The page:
Monday, October 31, 2011


So I read this poem about four times and still didn't understand it. The first time I read it I was like what in the world is he talking about. As I was reading it I was noticing that he was really straight forward with the way he said things and he didn't hold anything back. There were things in the poem about drugs, alcohol, and he didn't refrain from cussing either.

Anyone care to explain what Howl is about? Because I really don't get it.

Wednesday, October 26, 2011


This was a very interesting thing to read. I wonder if the world will really be like that in 2081. It was really weird how after just one different sound in their ears and they would forget everything that they were just thinking about and be completely clueless. It also was really weird to me how everyone had to wear those headsets and they were disciplined if they weren't wearing them. The whole story revolved around the show with ballerinas that they were watching on tv. It was really confusing to understand because all of a sudden it switched to their son being on tv and how he was a really bad criminal and how everyone obeyed to what he said. Apparently their son was seven foot tall and handsome and he spoke aloud to everyone and told them that whoever rose first was going to be his empress. When the ballerina rose, he removed her mask and took away her "handicap" bags. Also mentioned in the story the father, George, says that he was going to remove his bags and be as equal as his wife. I'm guessing that if you weren't wearing the "handicap" bags then you were lower status in society. George also mentioned that he wouldn't remove any of the weights out of the bag because he would be imprisoned and charged money if he removed them. The story reminded me of how people with Alzheimer's Disease were, in the way where they didn't remember anything that was going on after a few minutes. The only difference was that the only reason they didn't remember the things that were happening in the present time was because of a noise broadcasted into their ears. I think they try really hard to remember what had just occurred but they can't remember so they just go on about their day and act like nothing had changed.

Wednesday, October 19, 2011

A Good Man is Hard to Find

This has to be one of the saddest things I have ever read in my life. It really shows how heartless some people can really be.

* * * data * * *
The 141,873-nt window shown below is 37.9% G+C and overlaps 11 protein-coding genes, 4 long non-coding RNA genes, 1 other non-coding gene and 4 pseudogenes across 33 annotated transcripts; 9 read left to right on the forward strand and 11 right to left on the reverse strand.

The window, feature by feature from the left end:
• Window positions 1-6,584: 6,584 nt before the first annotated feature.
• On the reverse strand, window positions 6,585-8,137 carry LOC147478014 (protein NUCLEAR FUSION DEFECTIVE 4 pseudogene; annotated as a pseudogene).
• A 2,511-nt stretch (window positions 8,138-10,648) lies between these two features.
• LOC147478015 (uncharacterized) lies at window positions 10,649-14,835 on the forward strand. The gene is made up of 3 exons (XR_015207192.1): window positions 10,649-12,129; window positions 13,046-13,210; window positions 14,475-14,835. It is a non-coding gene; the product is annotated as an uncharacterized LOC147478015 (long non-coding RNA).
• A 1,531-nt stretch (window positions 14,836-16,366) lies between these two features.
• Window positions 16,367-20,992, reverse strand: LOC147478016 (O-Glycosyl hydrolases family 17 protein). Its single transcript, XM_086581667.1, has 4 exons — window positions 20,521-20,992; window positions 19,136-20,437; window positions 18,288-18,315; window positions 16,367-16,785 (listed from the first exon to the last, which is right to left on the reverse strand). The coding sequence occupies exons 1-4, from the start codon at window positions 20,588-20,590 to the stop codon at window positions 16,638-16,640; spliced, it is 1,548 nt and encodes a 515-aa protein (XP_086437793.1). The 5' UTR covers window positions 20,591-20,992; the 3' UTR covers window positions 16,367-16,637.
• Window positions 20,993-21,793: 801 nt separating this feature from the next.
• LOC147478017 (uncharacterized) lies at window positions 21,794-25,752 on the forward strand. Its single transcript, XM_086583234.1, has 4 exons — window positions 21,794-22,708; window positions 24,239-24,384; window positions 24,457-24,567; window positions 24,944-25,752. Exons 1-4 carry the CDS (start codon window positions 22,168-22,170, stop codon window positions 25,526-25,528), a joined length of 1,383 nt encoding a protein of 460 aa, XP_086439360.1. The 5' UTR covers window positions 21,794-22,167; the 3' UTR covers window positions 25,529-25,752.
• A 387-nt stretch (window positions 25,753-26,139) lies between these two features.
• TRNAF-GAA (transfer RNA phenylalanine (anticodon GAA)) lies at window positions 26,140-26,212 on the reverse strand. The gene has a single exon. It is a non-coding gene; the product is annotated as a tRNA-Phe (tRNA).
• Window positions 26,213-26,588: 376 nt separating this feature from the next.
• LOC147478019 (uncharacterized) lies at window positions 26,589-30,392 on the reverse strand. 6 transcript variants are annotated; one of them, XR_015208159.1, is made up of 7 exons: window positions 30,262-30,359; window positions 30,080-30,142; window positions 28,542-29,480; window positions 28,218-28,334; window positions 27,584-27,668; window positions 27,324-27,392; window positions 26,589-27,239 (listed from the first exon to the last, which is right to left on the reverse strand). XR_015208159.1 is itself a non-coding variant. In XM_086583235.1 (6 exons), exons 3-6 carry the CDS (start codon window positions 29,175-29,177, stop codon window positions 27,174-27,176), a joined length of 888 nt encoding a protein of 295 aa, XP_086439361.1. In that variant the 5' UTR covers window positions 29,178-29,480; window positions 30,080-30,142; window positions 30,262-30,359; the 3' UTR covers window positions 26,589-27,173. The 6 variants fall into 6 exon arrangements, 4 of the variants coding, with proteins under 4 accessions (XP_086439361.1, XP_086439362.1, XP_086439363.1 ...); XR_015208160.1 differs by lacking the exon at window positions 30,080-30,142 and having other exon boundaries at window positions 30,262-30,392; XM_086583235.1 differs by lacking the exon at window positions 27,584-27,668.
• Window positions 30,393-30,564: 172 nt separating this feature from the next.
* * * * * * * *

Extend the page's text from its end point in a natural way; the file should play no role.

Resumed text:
This story is about a family of a mother, father, three children, and the father's mother that lives with them. They were arguing in the beginning of the story on where they were going to go on vacation. The grandmother wanted to go to Tennessee and the rest of the family wanted to go to Florida. The grandmother did not want to go to Florida because she said thats where the misfit was and he was on the loose and she didn't want to run into him. They didn't listen to what the grandmother said and left for Florida just as they had planned. The grandmother sneaked her cat into the basket and she covered it with some sort of blanket so her son wouldn't say anything because he despised the cat. They went on their road trip to Florida and made a few stops along the way for food and things. On their way there, grandmother babbled on about how she would love to see this old house that reminded her of her childhood but the son refused to stop. Once the children begged and nagged him, he finally turned around and they headed down the road that the grandmother had told them about. She realized when they were driving down the road that the plantation house was in Tennessee and not in Georgia where they were at. She was so embarrassed at her mistake that she didn't say anything. The grandmother accidentally hit the basket that the cat was in and he jumped out onto the father. This startled everyone and cause the car to flip and the family flung out in their wreck. Once they figured out that everyone was okay they sat in the ditch and pondered on what they were going to do. They saw a car coming and when it pulled up, three men got out that had guns and began to talk to them about the predicament that they were in. The grandmother then realized that one of the men that were standing in front of them was the misfit. The misfit told his two partners to take the two males into the woods and after a while the women and the misfit heard two gunshots. The misfit's two partners returned and took the female's with them this time except for the grandmother. The whole time all of this was going on the grandmother kept saying to the misfit that he was a good boy and would never harm a lady. The misfit would agree with her but he kept saying how he was different. The misfit also mentioned that he had good parents, which didn't make a lot of sense because usually people who turn out bad have had a rough childhood or a bad experience previously. He told her that he wished he would have seen when God raised the dead, because maybe things wouldn't have turned out the way they had. He said that "it's nothing for you to do but enjoy the few minutes you got left the best way you can by killing somebody or burning down his house or doing some other meanness to him. No pleasure but meanness," which kind of made it seem like that he believed that if you knew you were going to die anyways you might as well do bad things. He eventually shot the grandmother three times in the chest, which finished off the whole family and the two partners drug her off into the woods where the rest of the family was.